"Just remember, this is a team effort, huh?" Jim smiled in all seriousness as they replaced their bottles in the wooden crate and returned to the range.
"Thanks, partner," Pete replied sincerely.
When they returned to work the partners had rotated to day watch for two weeks. There was a small pink phone message tacked to the bulletin board when Pete Malloy reported for duty on the third morning. It had been taken the afternoon before, and instructed him to call the rectory at St. Swithins as soon as possible. About a dozen scenarios flitted though his head on the trip down the corridor to the phone, but as he dialed the number he still couldn't figure out why his old friend, Father Jack Furillo would be calling for him. They hadn't exactly been in close contact over the past several years.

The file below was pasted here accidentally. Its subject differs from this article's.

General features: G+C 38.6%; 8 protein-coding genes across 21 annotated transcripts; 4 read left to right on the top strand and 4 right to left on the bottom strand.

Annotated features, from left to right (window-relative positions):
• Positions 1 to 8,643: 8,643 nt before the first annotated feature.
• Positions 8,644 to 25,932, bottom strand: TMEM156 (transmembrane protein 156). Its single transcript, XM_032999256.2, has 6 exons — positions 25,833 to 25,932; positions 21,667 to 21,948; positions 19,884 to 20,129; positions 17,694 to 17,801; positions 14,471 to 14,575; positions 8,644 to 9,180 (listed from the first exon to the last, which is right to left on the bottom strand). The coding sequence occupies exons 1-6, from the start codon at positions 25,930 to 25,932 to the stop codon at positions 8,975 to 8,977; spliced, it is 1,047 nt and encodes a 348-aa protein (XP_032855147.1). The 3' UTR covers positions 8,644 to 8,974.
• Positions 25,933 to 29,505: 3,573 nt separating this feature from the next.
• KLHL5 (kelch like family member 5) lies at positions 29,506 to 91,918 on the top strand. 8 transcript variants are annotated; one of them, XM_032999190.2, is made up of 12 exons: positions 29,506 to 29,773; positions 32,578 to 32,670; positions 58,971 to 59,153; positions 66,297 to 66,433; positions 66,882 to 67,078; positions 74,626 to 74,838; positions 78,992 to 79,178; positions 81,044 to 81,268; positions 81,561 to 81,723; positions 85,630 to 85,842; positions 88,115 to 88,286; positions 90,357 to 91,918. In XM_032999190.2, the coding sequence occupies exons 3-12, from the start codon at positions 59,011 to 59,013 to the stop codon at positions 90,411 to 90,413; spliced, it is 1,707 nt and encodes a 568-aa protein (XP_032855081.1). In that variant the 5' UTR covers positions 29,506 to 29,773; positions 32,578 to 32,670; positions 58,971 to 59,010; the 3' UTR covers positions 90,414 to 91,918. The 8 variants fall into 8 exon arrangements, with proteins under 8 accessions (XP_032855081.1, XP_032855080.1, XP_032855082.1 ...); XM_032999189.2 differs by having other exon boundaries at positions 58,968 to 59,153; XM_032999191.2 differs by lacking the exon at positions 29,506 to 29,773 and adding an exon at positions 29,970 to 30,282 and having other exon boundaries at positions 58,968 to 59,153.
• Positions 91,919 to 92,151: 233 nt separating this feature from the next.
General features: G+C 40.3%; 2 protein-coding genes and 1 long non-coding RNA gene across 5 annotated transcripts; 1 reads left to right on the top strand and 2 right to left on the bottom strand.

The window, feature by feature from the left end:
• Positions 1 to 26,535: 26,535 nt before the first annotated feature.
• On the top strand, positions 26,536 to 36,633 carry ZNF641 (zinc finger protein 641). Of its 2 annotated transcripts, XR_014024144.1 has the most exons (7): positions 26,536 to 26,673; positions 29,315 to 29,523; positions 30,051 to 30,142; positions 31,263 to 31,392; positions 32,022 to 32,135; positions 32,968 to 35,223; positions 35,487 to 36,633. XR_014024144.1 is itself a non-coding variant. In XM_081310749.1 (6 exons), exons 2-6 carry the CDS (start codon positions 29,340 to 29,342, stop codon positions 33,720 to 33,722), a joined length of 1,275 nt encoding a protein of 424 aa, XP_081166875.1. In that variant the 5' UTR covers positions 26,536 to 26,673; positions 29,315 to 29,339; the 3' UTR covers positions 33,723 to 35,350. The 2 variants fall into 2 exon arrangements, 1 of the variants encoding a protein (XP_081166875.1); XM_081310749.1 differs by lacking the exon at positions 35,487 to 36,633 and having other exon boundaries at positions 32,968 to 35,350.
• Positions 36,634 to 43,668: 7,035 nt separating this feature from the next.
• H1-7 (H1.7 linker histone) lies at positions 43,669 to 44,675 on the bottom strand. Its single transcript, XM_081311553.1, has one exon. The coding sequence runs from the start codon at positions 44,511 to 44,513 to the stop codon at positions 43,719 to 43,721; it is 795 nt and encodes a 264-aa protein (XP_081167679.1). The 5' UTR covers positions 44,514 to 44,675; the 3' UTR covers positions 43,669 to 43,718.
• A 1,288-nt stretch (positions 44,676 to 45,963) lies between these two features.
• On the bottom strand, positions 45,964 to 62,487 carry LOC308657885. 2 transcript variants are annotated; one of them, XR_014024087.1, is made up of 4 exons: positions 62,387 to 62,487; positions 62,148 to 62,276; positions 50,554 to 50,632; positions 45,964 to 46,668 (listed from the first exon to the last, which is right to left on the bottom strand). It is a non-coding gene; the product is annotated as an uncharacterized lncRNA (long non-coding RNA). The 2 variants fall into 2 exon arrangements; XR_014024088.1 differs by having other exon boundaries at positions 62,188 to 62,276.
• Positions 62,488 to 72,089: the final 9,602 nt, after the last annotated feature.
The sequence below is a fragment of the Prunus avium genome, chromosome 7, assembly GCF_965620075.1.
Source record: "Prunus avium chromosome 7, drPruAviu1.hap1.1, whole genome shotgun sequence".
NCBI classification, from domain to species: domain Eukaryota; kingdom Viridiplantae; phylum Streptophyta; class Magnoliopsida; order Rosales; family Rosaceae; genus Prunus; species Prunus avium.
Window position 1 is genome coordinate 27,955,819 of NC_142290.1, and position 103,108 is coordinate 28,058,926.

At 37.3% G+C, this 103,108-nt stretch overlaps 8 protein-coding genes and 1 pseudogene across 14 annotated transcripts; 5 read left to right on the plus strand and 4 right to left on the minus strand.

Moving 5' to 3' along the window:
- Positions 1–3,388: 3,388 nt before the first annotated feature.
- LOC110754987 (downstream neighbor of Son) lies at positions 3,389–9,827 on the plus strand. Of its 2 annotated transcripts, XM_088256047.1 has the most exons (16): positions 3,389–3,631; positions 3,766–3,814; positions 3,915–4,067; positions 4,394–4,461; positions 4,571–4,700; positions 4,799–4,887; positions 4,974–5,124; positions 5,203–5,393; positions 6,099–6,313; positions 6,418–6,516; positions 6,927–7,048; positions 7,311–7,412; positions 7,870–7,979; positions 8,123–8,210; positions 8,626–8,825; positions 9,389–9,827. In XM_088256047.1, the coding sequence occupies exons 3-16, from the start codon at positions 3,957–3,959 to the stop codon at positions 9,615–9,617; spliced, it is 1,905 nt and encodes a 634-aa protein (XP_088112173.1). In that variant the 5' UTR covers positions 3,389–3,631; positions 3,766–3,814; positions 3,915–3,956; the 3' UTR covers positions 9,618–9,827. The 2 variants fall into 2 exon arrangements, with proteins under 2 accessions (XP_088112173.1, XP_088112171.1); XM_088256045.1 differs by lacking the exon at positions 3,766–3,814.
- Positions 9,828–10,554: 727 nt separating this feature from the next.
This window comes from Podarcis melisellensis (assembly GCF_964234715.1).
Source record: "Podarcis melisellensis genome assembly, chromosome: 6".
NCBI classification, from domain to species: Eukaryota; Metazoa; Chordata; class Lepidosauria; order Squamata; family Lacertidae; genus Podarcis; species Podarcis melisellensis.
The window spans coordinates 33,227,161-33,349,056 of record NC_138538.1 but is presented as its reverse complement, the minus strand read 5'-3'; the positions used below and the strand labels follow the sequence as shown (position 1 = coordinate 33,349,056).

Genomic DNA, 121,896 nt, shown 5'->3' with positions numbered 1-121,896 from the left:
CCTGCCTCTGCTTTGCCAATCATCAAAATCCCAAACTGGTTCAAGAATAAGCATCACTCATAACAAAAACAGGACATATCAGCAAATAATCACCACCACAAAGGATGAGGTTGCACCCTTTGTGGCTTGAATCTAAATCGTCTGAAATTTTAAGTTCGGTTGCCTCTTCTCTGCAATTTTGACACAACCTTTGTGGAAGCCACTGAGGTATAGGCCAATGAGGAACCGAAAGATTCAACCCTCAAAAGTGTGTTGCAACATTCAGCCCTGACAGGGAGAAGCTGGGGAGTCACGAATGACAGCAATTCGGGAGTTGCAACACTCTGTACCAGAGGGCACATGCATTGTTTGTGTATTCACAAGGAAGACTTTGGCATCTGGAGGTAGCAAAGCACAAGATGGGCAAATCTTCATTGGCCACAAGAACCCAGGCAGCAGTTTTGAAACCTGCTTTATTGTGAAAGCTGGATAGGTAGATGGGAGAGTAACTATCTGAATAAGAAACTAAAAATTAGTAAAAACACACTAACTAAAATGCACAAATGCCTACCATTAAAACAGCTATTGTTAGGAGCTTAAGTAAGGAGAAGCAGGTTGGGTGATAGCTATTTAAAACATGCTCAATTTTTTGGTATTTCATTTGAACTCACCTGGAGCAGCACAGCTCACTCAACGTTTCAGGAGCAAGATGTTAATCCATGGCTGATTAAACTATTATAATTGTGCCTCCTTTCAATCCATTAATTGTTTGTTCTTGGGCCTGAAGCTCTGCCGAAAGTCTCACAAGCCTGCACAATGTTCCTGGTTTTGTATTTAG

Malloy revised the list of reasons as he waited for the call to connect, hoping that the ever-vigilant priest was just making a follow-up call after his Christmas Eve visit. Whatever the reason, Pete hoped it wasn't job related. It was rarely good news when people called for the police.
The secretary answered, putting Pete's call right through with a cheerful Father is expecting your call and Jack answered with an equally chipper tone. But the priest's cryptic I need to see you wasn't enough to prepare Pete for what he encountered when he arrived at the rectory at the appointed time.
"I hope you haven't eaten," Jack greeted, wearing jeans and a sweatshirt and looking even less like a priest than his guest remembered from the other night. "My housekeeper spoils me rotten, and when she learned I was having company, she outdid herself. Her fried chicken could be used to break international spies."